The article deals with the Greek tradition about the movement of Amphilochus and Calhas with their companions across Anatolia to Cilicia and Syria after the fall of Troy which is traditionally regarded as a part of the story of Mopsos and his march to the East. The authors show that this tradition was originally independent from the legends of Mopsos, and that it has a historical parallel to Achaean component of the Sea peoples’ migration under Ramesses III. In the authors’ view, the legends about cooperation of the «Amphilochus – Calhas group» with the «Mopsos group» in Cilicia are also connected on the basis of their general motives (contrary to their fictional and contradictory details in Greek tradition) with the real interactions between various migrant groups of the 12th century BC in Cilicia.
The work is written on the material of the various publications of the Upper Kolyma Yukaghir legends about Yukaghir national hero Khalandin. The historical basis of the legends was, apparently, the chain of real events of the third quarter of the 17th century. The texts of this cycle report that the hero Khalandin fought against the invasions of foreigners (Koryaks) upon the upper Kolyma Yukaghirs and achieved their cessation. A number of legends also contain another motive - that Halandin himself raided other foreigners (Evens) for the purpose of robbery. At the same time, in the legends recorded at the end of the 20th century, this motive is often accompanied by statements that reciter and Halandin himself are not very fond of such raids (in particular, showing that Hlkandin himself is ashamed of doing this to a certain extent). An analysis of historical traditions allows us to think that these moments are characteristic of a late time. The change in the models of the relationship of historical traditions to the foreigners-Evens was affected by changes in the Yukaghirs' perception of Evens as Yukaghirs changed their enmity with the Evens to a symbiosis with them. Some general cultural and anthropological models of perception of foreigners by the Yukaghirs and changes in these models, including its consequences for the modifications of the epic tradition, are revealed.
In the collection of articles based on reports read at the round table "Language (s) of ancient Egyptian culture: the problems of translatability", held in 2017, presents works relating to different periods of the history of Ancient Egypt. They touch upon a variety of issues related to the issues of various Egyptological disciplines: history, philology, religious studies, art history, and cultural studies. The articles are devoted to the specificity of the embodiment and dialogue of verbal and non-verbal languages of ancient Egyptian culture.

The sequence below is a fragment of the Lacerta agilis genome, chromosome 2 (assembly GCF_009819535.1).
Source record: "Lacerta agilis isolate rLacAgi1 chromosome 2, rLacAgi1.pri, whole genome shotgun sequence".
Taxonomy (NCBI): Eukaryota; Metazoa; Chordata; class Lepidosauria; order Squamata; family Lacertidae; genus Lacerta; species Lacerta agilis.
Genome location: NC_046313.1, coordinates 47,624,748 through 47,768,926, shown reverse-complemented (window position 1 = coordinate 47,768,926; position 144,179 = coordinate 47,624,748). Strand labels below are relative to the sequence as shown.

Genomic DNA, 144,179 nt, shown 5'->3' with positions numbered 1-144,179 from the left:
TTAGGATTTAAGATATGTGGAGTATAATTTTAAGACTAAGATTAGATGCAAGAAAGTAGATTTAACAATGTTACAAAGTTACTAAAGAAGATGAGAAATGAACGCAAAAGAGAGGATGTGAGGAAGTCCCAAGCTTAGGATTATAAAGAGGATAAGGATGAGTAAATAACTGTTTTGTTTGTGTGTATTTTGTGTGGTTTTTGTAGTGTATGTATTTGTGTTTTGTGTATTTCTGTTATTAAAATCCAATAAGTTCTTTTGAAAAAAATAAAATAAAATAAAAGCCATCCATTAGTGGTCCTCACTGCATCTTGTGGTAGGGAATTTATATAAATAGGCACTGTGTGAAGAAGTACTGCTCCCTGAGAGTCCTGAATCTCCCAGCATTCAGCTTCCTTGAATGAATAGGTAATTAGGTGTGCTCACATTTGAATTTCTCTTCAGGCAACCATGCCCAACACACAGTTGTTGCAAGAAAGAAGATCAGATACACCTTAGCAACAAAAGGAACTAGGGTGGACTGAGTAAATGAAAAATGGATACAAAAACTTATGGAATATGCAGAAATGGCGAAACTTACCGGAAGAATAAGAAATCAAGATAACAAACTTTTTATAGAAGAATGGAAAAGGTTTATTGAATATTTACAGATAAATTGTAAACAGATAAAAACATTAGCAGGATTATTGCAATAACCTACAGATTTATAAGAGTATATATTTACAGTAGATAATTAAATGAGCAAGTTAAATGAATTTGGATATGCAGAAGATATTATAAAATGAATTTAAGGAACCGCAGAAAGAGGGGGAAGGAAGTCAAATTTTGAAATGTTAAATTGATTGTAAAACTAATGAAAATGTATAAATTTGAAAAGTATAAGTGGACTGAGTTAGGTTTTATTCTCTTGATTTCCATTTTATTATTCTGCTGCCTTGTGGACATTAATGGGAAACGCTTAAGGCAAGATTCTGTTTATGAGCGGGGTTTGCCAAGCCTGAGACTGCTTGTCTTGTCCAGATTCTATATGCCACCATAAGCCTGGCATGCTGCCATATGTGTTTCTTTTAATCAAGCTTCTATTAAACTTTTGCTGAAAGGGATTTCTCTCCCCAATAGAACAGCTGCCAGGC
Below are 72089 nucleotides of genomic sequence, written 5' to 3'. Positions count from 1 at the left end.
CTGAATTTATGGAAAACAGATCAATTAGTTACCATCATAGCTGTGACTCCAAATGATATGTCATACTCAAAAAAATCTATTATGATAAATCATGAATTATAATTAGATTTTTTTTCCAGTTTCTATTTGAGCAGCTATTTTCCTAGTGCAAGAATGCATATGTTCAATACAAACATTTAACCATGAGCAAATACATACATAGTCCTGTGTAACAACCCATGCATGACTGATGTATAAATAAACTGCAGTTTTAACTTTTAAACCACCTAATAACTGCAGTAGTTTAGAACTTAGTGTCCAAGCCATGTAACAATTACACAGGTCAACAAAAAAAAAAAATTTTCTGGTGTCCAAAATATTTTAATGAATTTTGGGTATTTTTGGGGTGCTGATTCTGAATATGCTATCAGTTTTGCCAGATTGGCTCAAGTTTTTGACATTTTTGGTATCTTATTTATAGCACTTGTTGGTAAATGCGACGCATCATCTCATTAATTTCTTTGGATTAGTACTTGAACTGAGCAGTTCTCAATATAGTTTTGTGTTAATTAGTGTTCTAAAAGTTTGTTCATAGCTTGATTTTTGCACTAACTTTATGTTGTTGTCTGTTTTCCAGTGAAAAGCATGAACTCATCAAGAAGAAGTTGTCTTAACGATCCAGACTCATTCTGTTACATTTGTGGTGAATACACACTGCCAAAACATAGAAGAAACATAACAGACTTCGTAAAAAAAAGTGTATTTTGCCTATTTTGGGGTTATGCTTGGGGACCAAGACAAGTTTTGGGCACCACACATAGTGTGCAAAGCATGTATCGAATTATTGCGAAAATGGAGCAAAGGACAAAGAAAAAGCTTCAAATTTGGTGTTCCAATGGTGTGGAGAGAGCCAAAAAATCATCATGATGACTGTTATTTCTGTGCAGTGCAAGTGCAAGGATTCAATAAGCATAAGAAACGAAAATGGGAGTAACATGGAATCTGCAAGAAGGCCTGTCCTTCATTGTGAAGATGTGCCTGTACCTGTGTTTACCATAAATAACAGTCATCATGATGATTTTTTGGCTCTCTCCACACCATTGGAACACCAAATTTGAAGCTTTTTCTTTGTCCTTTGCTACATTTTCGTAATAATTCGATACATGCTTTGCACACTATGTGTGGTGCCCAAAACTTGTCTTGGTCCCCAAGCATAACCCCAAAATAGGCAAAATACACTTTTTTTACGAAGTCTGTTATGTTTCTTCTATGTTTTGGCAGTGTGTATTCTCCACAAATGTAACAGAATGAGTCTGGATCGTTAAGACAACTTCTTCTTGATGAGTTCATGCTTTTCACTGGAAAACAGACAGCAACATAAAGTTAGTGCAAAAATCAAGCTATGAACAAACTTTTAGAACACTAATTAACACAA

Aristotle’s neat compartmentalization notwithstanding (Poetics, ch. 9), historians and playwrights have both been laying claim to representations of the past – arguably since Antiquity, but certainly since the Renaissance. At a time when narratology challenges historiographers to differentiate their “emplotments” (White) from literary inventions, this thirteen-essay collection takes a fresh look at the production of historico-political knowledge in literature and the intricacies of reality and fiction.
Written by experts who teach in Germany, Austria, Russia, and the United States, the articles provide a thorough interpretation of early modern drama (with a view to classical times and the 19th century) as an ideological platform that is as open to royal self-fashioning and soteriology as it is to travestying and subverting the means and ends of historical interpretation. The comparative analysis of metapoetic and historiosophic aspects also sheds light on drama as a transnational phenomenon, demonstrating the importance of the cultural net that links the multifaceted textual examples from France, Russia, England, Italy, and the Netherlands.